We know about modern conceptual art, and have likely seen it in magazines and online. Often, it is fairly harmless, and consists of colours, shapes, images, and objects which all carry some kind of theme. The theme can be anything which can be humanly recognised, and felt. Sometimes, the point is missing, and we are puzzled by what we see. Puzzlement is also a sensation that we cannot deny as a part of our emotive arsenal, and as a response, is fairly heavy.
The psychology of colour and shape are well described, and although each of us have our own unique interpretations, tendencies are clear. Location, age, gender, and faith all relate to how we see the world around us, and what the various distinct forms represent. The moral compass of us all is guided by that of the nation we live in, the people we surround ourselves with, and the knowledge we absorb from the teachers throughout life. The way we feel about ourselves is not only dictated by self but by the general perceptive rules or programming of the society that we live in.
In order to not be a product of our society, it is necessary to remove self from it for a considerable amount of time, and simultaneously expose self to an array of new and foreign things. Travel is a remarkable way of doing this, and a long stay away in another place can do wonders for our own identity.
When presented with repulsive sensations in art, especially in the modern and conceptual art movements, such as the taxidermy and preserved animals, that repulsion is the work of art end result which creates a connection between you and the artist via their work. You don't have to like it, you don't have to feel well after seeing it, but you have sensed it and have formed thoughts and feelings on your own that determine your perspectives on all things related, conscious or otherwise.
When we see an animal in a case, preserved and cut open, we can feel empathy for it, and we can be repulsed by the fact that it has been done. We can think to ourselves “what a bad person” however, we could then quite easily go across the road and eat a burger. Which is the crueller act? Who knows, but at least with the art we have an honest depiction of the creature in question and perhaps a finger of hypocrisy, pointing right at you for feeling disgusted, however that it not the question being raised.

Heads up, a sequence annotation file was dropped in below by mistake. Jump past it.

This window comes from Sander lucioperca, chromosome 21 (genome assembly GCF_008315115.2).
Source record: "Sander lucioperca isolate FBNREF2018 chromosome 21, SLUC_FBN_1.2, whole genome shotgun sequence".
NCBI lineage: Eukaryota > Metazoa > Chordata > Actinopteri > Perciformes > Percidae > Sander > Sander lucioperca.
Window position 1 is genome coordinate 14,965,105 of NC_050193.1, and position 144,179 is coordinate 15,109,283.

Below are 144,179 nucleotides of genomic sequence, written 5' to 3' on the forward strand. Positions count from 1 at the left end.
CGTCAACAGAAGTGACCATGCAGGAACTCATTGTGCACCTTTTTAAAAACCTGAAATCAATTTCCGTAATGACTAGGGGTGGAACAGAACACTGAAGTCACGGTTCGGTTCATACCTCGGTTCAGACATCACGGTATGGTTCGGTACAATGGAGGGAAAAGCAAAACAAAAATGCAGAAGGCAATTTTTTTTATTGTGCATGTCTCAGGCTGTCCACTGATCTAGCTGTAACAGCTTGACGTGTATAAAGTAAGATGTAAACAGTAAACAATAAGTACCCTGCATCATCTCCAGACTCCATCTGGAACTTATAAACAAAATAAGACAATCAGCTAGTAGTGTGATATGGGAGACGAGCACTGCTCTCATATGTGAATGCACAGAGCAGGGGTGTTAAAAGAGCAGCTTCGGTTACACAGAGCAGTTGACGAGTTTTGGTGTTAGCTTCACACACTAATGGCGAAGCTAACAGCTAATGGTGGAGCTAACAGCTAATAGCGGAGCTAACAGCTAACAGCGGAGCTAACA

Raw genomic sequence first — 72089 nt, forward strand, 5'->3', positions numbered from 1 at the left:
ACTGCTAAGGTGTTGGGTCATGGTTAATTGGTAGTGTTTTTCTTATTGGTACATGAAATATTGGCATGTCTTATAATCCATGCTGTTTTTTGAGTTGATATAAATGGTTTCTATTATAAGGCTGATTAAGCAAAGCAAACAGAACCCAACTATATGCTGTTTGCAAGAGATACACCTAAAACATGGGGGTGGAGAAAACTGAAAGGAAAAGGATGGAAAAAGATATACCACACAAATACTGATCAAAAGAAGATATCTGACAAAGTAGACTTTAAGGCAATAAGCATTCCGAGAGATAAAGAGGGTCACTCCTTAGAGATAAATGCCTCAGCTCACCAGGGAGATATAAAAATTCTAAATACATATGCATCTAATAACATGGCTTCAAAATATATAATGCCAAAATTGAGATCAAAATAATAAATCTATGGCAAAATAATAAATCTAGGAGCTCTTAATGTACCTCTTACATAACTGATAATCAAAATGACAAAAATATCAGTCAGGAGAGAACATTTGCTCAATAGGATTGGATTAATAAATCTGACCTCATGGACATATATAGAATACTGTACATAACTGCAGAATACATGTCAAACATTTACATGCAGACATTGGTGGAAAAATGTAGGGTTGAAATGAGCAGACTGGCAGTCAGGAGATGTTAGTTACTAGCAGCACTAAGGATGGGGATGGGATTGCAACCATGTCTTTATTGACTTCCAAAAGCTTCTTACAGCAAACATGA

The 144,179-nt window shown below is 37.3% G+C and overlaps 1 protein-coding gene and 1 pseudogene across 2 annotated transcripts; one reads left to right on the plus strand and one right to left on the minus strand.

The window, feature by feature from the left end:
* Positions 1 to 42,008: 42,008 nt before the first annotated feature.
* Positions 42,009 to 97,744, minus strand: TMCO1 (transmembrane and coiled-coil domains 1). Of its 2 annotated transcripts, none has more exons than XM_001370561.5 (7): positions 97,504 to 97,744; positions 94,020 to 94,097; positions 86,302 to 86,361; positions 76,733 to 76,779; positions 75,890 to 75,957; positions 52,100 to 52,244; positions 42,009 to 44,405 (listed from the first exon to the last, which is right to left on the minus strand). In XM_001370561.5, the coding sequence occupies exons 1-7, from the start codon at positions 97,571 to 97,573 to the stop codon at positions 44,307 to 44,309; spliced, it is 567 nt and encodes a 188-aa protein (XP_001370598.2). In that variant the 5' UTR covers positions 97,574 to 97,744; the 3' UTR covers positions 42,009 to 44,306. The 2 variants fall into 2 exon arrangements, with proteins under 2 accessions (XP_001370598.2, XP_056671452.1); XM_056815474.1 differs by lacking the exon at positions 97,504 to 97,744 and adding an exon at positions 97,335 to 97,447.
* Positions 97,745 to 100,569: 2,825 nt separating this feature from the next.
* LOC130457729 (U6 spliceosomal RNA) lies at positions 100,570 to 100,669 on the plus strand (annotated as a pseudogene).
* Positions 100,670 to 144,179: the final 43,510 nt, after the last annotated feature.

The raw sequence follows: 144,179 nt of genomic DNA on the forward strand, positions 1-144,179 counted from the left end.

The idea is that we can view the piece and make an educated guess as to what it may be trying to say. We can even know exactly what it is saying but have no words, and this then makes a perfect artistic expression. How do we describe something that has no words? We express it wordlessly. Still, there is no match for a deep look into the heart via some good conversations and time together, but if we get one thing, let's make it as sensational as possible.
Speculative writing, the constructing of possible ideas and scenarios within prose, that can be linked to existing knowledge in some way, is an essential ingredient to progress in society. Often in the form of fiction, or visual media like TV and Film, future designs or fanciful modern secrets have been flaunted to give that extra sci-fi tingle to finish the recipe.
We all know about Star Trek inventing the mobile phone, as it wasn't until later series' when a badge press did the job of opening a channel of communication. What other things are there?
The Moon landing for instance, was described in pretty accurate detail within the pages of a nineteenth century novel. Sometimes, it differs, sometimes it is exactly right, uncanny is a word I'd not be shy to use. Verne used the term Columbiad to name the space cannon, and he also predicted weightlessness before anyone had left the Earth.